Back to business for berry farmers
QUEENSLAND strawberry consumers may soon know the backstory of their fruit as State Government money helps firm up traceability and integrity in the supply chain, improving industry export opportunities.
As this paper ends a series on the industry’s recovery, following the September sabotage crisis, industry spokesman Sean Dignum says the strawberry industry, and Australian food production generally, already has an enviable global reputation for food safety and security.
But directing part of the State Government’s $1 million industry assistance package, announced following the September sabotage, toward firming up details of the supply line would only further benefit the industry.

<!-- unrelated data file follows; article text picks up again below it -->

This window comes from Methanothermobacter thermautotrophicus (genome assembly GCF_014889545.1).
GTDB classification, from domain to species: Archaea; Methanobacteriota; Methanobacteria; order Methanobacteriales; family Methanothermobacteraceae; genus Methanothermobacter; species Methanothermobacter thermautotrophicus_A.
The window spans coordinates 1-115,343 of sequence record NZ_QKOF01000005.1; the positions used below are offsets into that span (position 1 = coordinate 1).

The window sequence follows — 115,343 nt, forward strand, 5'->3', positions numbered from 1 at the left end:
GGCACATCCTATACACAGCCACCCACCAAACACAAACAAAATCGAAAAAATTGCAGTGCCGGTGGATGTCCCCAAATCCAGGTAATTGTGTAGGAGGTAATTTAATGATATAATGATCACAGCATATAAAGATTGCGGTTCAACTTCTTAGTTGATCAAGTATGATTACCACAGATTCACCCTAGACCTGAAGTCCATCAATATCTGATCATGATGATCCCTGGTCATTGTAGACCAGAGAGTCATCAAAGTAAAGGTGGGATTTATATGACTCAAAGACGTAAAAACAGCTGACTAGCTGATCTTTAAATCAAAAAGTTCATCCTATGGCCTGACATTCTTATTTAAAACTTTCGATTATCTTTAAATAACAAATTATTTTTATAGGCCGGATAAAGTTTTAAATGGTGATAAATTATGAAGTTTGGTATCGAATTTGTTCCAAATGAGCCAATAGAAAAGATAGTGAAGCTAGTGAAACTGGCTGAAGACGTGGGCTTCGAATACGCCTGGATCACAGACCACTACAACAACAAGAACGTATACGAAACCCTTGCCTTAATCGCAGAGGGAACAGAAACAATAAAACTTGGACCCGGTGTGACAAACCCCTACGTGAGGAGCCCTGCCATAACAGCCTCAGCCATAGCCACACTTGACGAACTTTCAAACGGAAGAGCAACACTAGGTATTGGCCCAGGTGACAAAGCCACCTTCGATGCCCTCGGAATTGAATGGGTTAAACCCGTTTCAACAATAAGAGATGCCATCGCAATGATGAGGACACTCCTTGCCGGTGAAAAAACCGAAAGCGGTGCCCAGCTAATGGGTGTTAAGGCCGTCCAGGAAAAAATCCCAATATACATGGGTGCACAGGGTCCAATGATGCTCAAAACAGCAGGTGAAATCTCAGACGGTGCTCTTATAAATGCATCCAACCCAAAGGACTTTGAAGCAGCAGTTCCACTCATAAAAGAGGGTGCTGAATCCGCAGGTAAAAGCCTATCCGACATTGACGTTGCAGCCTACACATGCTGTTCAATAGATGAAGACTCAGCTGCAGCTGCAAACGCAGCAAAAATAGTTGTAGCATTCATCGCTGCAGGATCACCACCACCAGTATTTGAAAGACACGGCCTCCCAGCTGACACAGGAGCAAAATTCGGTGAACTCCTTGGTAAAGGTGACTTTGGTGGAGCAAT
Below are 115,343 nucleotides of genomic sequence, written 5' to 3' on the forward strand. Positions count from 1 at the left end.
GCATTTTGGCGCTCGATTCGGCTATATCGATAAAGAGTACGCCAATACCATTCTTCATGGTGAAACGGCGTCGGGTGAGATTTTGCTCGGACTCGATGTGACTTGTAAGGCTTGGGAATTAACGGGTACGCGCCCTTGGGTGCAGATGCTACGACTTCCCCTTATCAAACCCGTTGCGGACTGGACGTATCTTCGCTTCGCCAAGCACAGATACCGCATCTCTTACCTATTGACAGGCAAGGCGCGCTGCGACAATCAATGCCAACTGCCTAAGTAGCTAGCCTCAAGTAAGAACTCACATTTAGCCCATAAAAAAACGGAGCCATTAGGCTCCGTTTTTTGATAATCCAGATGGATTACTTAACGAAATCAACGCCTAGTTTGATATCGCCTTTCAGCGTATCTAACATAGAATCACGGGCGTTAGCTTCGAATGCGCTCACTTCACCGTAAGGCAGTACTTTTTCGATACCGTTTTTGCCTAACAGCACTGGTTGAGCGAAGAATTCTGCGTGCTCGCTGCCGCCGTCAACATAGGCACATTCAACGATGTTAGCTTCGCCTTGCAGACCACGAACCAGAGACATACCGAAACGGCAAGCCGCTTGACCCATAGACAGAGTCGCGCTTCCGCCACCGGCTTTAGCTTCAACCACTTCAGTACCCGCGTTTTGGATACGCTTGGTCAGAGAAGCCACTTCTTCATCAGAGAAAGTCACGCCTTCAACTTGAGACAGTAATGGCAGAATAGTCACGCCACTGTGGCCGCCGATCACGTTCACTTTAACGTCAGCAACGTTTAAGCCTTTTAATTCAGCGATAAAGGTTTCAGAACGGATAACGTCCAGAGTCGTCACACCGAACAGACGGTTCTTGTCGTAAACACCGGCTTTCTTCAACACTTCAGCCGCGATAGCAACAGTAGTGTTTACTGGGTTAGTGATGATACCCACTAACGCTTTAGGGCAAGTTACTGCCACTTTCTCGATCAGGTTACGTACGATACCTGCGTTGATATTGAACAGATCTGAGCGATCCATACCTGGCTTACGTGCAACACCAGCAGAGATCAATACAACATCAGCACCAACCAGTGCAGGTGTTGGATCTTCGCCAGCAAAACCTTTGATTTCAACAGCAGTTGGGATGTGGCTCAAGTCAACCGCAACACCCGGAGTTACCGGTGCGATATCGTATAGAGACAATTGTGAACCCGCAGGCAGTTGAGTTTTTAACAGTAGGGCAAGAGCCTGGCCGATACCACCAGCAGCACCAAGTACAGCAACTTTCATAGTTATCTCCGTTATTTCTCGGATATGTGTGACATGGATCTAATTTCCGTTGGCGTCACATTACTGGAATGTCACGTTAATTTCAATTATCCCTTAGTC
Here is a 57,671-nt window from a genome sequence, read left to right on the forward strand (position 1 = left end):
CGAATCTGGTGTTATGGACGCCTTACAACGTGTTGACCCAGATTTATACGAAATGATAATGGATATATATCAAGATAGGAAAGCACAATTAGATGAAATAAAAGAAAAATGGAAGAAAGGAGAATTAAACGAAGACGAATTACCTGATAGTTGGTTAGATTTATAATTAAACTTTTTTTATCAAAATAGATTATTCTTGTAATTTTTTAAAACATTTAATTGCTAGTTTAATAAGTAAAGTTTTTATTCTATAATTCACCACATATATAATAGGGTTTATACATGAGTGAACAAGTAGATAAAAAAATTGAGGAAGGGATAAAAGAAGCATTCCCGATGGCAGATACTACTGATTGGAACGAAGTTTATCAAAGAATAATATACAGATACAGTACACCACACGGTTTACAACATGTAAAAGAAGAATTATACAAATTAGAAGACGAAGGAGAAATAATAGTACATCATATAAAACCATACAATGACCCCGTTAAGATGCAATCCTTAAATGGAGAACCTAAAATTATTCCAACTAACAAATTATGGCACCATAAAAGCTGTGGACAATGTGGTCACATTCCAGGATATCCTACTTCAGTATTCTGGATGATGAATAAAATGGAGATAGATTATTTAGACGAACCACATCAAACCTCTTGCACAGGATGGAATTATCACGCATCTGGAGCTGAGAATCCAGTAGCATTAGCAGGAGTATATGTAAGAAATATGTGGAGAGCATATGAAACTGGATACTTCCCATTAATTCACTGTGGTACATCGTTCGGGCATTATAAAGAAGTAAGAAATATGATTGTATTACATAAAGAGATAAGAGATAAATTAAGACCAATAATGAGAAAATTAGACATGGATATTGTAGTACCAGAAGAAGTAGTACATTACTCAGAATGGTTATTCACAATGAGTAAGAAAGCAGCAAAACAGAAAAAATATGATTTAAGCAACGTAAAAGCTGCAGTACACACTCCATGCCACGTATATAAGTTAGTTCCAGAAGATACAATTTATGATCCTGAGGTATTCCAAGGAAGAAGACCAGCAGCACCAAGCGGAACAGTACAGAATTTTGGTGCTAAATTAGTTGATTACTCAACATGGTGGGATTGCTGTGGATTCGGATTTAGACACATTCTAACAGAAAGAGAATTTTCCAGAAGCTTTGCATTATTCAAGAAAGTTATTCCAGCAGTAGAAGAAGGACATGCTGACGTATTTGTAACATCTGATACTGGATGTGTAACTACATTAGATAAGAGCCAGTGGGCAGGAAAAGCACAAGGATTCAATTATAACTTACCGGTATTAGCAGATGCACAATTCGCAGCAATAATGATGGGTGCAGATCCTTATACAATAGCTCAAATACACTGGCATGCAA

Establishing “provenance’’ of food is a rapidly-growing global trend as consumers seek, not merely safety and security, but the novelty value of knowing the background of food production.
“Improvements to the system will better establish the quality of the product at the time it leaves the farm gate,’’ Mr Dignum said.
That will be of great benefit, not only to the consumer, but to the farmer.
Strawberry growers such as Kiara Carmichael have expressed thanks to the Queensland community which got behind the industry following the September sabotage where needles were inserted in fruit.
The industry is expected to make a public declaration of appreciation within the next few weeks after consumers flooded on to farms to buy strawberries and businesses, including Newstead Brewing Co, came up with innovative ways to use strawberries.
Newstead’s marketing manager Darren Magin said the brewer was happy to make a strawberry beer to help growers.
But the brewer was stunned at the public reception, which was so positive there are tentative plans for another batch.
BOUNCING BACK: Emily Hendriksen, 5, and Sophia Blackwell, 5, picking strawberries together at Chambers Flat Strawberry Farm.